Well, Facebook’s metaverse is off to a depressing start. 

Meta — aka the artist formerly known as Facebook — announced a slate of big name virtual reality concerts set to take place entirely in in its Horizon Venues metaverse last month. The star-studded lineup included rapper Young Thug on December 26, DJ David Guetta on December 31, and finally EDM duo The Chainsmokers for a New Years’ Eve concert to ring in 2022.

The only problem? Not many people noticed — and those who did didn’t seem to really care.

Despite being completely free, the concerts seemed to get incredibly little traction or notice from anyone outside of Meta offices. There was barely any mention of any of the performances on social media platforms like Twitter or even Facebook, let alone on news and music publications.  

It probably wasn’t helped by the fact that the concerts were barely optimized for a VR experience. Guetta just had a 2D live streamed video of his performance at the Louvre Abu Dhabi. Meanwhile, Young Thug and The Chainsmokers offered just a 180 degree view of their concert for Oculus users.

Young Thug's performance racked up just north of 100,000 views, while Guetta’s performances accumulated almost a million. The Chainsmokers' performance, for its part, seems to have been removed. And keep in mind, too, that Facebook has been known to put a very optimistic spin on view counts previously in order to build hype for its fledgling video streaming platform.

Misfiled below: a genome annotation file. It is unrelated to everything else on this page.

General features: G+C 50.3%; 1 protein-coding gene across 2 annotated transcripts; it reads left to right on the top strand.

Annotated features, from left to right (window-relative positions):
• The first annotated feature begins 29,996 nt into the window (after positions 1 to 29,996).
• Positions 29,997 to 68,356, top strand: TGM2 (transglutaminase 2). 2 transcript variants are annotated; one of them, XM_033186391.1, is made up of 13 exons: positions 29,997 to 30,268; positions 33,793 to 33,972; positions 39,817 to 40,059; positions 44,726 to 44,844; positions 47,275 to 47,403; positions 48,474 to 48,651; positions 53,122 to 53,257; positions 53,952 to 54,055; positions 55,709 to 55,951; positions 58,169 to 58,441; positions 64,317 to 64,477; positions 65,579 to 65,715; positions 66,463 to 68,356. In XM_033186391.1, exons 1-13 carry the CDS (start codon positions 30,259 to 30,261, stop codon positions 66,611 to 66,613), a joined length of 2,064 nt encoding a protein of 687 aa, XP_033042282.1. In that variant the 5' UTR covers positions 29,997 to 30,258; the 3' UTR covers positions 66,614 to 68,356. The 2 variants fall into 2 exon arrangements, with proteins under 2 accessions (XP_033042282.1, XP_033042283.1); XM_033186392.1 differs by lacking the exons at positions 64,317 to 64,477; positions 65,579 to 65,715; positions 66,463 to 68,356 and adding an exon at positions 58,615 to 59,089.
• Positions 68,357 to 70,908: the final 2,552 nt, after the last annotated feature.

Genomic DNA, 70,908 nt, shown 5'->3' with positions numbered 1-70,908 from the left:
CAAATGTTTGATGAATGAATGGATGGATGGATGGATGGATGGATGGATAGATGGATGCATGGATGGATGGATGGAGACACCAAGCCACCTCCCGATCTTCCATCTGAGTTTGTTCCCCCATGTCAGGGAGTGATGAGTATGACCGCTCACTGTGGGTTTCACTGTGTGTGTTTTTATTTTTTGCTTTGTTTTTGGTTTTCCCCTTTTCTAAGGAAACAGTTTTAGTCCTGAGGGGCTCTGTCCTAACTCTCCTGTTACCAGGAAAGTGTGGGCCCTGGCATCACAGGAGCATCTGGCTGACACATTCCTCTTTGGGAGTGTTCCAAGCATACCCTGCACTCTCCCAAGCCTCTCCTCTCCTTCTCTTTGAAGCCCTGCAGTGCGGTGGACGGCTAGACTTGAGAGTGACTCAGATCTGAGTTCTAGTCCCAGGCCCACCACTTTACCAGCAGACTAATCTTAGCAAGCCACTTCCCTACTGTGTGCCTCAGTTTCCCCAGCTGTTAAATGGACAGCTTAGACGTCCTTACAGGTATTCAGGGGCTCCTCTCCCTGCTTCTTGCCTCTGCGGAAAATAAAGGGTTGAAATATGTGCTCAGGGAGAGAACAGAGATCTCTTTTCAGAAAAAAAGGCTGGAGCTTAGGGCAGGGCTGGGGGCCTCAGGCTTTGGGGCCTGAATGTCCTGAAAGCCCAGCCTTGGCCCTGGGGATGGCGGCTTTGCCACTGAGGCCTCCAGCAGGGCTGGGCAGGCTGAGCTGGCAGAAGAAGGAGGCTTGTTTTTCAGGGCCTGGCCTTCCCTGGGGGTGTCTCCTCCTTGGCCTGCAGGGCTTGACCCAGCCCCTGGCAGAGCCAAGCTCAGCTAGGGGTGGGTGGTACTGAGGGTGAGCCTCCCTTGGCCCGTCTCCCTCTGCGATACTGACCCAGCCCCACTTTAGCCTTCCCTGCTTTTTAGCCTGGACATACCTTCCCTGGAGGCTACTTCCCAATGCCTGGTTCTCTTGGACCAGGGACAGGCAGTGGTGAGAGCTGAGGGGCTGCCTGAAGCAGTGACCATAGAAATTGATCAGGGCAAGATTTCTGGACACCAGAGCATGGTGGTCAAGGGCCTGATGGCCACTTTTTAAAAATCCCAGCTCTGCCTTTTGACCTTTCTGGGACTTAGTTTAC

If you think about it for just a second, it makes sense. Watching a concert alone while wearing a VR headset at home isn’t how a lot of people want to spend their New Year’s Eve — even if they are massive fans of The Chainsmokers for some reason. 

Overall, it seems like the metaverse concerts weren’t the hit Zuckerberg was hoping they’d be. And the elephant in the room, of course, is Travis Scott’s Fortnite concert last year, which drew tens of millions of participants and commanded huge amounts of media attention.

So while Meta has set some ambitious goals for itself, it seems like creating a successful metaverse and drawing new users in is going to take a lot more than some free concerts. 

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